The Columbia spotted frog may have been forever unnoticed in Whistler and Pemberton had it not been for the keen eye of scientists during the annual BioBlitz last year.
"There can be really important discoveries like that," said Bob Brett of the Whistler Naturalists, which puts on BioBlitz.
Every year, in a matter of hours over a weekend, local and visiting scientists find and document about 150 never-before-recorded species from insects and plants to mushrooms and frogs.
After nine years on the hunt, you would think the new discoveries would be slowing down now, but not so. Every year they find about 20 per cent more new species.
"To me, it's mind blowing," said Brett.
There are now 4,000 known species in the area, more than 1,000 of them found during BioBlitz, all done by volunteer scientists.
"It's really powerful to know what's in your area to understand it better and hopefully to plan development better and plan how to protect them."
This year's BioBlitz will be expanding to the south in Squamish for a corridor-wide event. Pemberton was included for the first time last year.
That gives scientists three entirely different ecosystems to explore: the estuary (marine and freshwater at sea level) in the south, the alpine in Whistler, and the lower lands in Pemberton that include a major river system called the Riverside Wetlands.
"There are three really distinct ecosystems which means really distinct sources of plants and animals live in them and that's the sort of stuff that gets the scientists excited," said Brett.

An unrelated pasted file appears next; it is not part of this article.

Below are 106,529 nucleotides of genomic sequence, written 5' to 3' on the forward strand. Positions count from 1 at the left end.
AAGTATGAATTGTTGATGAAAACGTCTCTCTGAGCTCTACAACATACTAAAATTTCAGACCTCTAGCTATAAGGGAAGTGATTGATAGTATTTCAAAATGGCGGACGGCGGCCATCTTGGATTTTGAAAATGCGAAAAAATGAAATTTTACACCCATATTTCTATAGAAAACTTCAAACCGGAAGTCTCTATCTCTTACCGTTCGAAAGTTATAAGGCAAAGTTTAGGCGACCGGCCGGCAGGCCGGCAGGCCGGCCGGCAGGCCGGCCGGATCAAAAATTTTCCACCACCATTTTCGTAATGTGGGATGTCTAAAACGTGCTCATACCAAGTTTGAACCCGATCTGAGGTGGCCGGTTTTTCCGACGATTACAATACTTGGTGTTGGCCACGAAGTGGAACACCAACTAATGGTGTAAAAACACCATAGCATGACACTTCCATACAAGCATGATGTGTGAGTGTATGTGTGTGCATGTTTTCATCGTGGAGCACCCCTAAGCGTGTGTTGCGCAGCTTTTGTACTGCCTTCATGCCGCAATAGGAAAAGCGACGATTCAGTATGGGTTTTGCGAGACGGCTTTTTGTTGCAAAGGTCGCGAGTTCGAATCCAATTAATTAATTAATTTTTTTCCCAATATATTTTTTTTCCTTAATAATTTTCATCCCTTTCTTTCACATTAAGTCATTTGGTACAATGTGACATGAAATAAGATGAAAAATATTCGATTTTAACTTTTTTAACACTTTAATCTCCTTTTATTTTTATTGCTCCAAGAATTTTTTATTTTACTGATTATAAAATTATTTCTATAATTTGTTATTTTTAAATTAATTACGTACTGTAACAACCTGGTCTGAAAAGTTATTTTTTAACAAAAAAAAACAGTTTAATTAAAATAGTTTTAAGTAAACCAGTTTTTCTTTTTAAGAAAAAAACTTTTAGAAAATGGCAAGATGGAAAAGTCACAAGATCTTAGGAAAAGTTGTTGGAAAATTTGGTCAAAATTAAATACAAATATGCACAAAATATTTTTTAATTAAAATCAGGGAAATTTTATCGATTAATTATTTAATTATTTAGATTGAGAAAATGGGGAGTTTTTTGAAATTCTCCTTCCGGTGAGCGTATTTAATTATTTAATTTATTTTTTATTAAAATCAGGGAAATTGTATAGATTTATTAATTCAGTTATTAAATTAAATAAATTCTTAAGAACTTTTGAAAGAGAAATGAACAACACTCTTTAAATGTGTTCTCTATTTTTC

The Whistler Naturalists are expecting close to 100 scientists this year, including 70 visiting scientists.
"It's shaping up to be the most," Brett said.
BioBlitz moved to June this year, a full month or two ahead of schedule, to accommodate Whistler's jam-packed summer calendar.
"We can't operate a volunteer event like BioBlitz during that time because we can't find hotel rooms and there's just no space in town, so it was for a very pedestrian reason that we moved it earlier," said Brett.
"The irony is we are right where we would normally be."
He is referring to the early summer that has alpine wildflowers out, weeks ahead of schedule. Brett said on his last hike up to Decker Mountain, he saw less snow there than he would expect to see in September.
Scientists will share their finds with the general public including some hands-on fun where people can learn about alligator lizards, frogs and salamanders and so much more.
JOIN IN THE FUN
There will be free public events at Alpha Lake Park in Creekside on Saturday, June 27.
12-5 p.m. — the free Nature Festival with live critters, touching tables, working scientists, interactive displays, nature crafts and more.
1-2 p.m. — Animal Crackers, nature songs with the library.
3-4 p.m. — Wild Things Scavenger Hunt.
7:30-9 p.m. — Fabulous Finds of the Day where leading experts share their finds.